One day, my best friend Michelle called and announced she intended to travel from Arizona to spend Mother’s Day with Gigi and me. She stayed overnight in one of the guest rooms provided there. Mom was still lucid at that time. The three of us sat up most of the night.  It is such an amazing memory, even now. I didn’t know at that time, that It would be Gigi’s last Mother’s Day.   

The difficult thing about Lewy body dementia is that Mom died for us twice: the mental death and the final transition. Hospice of the Western Reserve was there to help us get through it. I’ll never forget the day my mother looked at me and said, “You’re taking such good care of me. Who are you?” Later, the nurse gently pulled me aside and said, “Alex, you have to understand. Sometimes when your mom is talking she is not Gigi.  She is not Gigi now. It’s not personal, it’s the disease.” That really helped me understand what was going on.

One night I wanted to feel close to my mother, so I climbed into bed next to her. She awakened later and called out: “Hey, hey, wake up! You’re smashing me.” She and I had a good laugh about that before I got back in my rollaway bed and went to sleep. 

Mom liked to sing, so sometimes we would visit the Meditation Room and sing together. Once, when we were in there, she looked at me and said: “Now you know I am going to leave you, right?” I started to cry.  She said, “Don’t cry. I am going to take you with me in my heart.” Every time I got low, something like that would happen. And when it did, It helped keep me going.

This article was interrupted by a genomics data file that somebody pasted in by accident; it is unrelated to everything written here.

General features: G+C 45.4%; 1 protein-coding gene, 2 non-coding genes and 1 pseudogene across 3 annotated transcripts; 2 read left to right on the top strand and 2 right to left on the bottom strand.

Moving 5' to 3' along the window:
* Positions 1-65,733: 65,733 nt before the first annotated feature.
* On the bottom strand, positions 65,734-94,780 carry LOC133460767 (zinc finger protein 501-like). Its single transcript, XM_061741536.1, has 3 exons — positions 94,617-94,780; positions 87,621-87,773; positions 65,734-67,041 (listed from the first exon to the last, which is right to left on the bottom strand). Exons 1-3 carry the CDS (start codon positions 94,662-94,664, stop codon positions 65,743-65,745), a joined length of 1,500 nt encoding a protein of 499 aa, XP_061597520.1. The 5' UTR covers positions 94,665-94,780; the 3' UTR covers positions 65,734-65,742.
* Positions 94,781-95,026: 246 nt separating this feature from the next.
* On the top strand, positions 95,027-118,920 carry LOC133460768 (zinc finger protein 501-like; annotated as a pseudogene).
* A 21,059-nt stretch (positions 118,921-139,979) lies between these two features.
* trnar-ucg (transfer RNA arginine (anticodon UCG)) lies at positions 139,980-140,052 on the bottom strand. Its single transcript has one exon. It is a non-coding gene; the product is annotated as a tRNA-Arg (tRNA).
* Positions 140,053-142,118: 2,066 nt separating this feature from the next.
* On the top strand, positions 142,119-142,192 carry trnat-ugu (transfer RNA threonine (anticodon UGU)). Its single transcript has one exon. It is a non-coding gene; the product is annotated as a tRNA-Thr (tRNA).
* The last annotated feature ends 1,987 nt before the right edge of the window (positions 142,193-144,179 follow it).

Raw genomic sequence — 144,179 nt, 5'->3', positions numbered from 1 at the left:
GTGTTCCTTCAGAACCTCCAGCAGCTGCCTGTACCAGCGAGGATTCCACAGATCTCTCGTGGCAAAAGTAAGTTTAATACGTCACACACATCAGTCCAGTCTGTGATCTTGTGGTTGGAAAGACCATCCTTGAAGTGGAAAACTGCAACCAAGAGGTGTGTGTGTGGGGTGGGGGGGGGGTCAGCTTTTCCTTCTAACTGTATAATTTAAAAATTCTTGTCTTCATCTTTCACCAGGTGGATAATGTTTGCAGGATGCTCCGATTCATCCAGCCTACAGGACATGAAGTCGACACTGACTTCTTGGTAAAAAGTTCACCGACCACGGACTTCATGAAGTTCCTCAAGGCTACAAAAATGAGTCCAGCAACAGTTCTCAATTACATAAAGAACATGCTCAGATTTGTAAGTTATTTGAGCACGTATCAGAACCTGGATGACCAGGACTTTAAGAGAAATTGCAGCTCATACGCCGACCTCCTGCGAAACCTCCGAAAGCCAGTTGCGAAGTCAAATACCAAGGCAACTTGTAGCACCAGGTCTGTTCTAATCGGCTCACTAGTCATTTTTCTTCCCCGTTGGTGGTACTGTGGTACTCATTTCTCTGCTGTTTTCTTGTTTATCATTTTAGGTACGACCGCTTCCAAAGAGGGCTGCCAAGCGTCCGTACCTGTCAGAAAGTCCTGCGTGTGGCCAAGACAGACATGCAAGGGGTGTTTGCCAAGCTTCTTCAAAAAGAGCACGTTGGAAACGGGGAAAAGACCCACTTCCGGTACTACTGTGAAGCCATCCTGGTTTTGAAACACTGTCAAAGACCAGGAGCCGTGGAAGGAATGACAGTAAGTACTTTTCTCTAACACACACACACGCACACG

Mom had periods of being lucid. She would say things to my sister and me like, “You guys don’t think I know what’s going on, but I do.”  The progression of dementia toward the end of life can be swift but unpredictable. On one occasion before she was ever diagnosed, Gigi was helping me work on my grandson’s family tree project for school, and she was doing it from memory! Two weeks later, she was staring into space. That was the beginning of our tumultuous journey.

In the end, Mom wanted to die in her own home. The doctor said she had two weeks, maybe. The Sunday morning before she transitioned, I said, “Gigi, I can’t watch this any longer. You don’t need to worry about me.  I am going to be fine. (I wasn’t fine at all, but I wanted her to have peace. She wasn’t eating or drinking.) I said, “If you can hear me, squeeze my hand. She squeezed my hand. Thirty-six hours later she was gone.

Later, I would turn to Hospice of the Western Reserve again to care for my father. They played a very important part not only in the care of both of my parents, but in their transitions. I learned you don’t come to hospice to die.  Yes, you may die while you are in hospice, when you are in an acute state of transition, but hospice allows family to be there.  They don’t just give care, they give “hospice extra care.” While caring for the patient, they are caring for the family, too. Hospice of the Western Reserve allowed us to create some amazing memories together.